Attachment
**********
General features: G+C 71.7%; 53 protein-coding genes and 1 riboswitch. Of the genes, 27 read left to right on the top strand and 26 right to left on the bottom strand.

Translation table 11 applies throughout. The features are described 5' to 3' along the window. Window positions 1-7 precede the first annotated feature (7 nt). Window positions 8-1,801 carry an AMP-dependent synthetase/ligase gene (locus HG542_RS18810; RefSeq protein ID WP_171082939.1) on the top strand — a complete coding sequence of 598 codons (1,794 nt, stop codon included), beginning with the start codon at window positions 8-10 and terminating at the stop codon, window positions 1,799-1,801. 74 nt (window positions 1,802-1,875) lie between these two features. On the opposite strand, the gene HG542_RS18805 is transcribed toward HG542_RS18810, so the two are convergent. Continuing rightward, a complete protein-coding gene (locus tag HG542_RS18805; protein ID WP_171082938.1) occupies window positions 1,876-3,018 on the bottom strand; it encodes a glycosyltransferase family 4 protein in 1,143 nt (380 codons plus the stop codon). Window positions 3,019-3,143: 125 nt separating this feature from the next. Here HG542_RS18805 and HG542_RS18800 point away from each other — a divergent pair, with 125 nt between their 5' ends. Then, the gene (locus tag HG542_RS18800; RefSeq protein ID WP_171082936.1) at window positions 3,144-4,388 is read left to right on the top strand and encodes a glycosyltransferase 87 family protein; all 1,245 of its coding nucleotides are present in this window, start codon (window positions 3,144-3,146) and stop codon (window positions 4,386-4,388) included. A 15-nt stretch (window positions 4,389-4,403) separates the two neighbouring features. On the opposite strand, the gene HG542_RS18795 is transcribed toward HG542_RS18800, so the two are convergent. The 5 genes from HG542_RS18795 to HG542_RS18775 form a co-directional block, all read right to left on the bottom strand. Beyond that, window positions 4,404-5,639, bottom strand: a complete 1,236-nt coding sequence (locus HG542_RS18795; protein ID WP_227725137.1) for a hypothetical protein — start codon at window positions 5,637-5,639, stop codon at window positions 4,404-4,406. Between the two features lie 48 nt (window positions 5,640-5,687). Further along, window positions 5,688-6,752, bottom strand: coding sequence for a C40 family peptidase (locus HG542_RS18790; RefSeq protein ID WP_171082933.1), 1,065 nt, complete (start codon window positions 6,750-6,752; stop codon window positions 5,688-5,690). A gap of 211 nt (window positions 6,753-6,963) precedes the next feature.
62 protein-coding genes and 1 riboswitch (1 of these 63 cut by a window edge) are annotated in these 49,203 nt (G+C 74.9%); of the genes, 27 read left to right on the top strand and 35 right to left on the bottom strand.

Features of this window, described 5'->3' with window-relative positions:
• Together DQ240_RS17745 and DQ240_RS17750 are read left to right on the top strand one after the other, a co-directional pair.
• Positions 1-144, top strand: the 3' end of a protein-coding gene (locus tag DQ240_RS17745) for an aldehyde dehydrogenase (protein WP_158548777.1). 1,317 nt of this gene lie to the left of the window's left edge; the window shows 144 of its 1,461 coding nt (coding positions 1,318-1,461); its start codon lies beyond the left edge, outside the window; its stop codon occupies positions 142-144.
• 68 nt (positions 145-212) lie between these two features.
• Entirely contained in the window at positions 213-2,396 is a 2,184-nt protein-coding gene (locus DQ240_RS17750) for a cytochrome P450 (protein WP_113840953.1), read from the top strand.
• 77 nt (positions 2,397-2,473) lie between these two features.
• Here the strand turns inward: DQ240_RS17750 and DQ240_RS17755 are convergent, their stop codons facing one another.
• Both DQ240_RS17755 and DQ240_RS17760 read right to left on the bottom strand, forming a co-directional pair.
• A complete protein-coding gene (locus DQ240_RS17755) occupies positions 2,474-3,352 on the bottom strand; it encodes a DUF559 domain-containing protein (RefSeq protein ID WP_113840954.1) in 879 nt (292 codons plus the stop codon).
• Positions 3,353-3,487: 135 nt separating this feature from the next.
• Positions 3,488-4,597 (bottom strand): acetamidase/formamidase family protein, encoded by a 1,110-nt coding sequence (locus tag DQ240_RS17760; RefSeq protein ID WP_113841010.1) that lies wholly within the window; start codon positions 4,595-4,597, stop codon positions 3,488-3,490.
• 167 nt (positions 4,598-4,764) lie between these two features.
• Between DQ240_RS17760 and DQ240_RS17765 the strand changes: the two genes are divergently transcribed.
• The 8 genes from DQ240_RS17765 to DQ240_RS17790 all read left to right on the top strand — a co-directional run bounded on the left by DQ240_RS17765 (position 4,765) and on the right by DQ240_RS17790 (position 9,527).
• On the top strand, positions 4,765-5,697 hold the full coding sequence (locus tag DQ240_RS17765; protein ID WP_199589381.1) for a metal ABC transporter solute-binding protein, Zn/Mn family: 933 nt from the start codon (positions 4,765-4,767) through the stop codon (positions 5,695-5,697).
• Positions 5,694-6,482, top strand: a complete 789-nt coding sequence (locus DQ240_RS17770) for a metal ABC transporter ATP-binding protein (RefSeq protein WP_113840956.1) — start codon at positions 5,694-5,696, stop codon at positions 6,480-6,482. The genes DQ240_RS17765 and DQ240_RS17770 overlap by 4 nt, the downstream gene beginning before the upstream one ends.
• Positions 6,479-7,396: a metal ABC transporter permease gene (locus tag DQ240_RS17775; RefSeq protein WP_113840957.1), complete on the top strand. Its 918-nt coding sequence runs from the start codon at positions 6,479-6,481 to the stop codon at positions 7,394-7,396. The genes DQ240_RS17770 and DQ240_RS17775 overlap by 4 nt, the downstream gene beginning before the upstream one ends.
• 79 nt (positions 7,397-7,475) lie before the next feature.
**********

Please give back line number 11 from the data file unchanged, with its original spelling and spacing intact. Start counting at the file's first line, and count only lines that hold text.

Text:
• Both DQ240_RS17755 and DQ240_RS17760 read right to left on the bottom strand, forming a co-directional pair.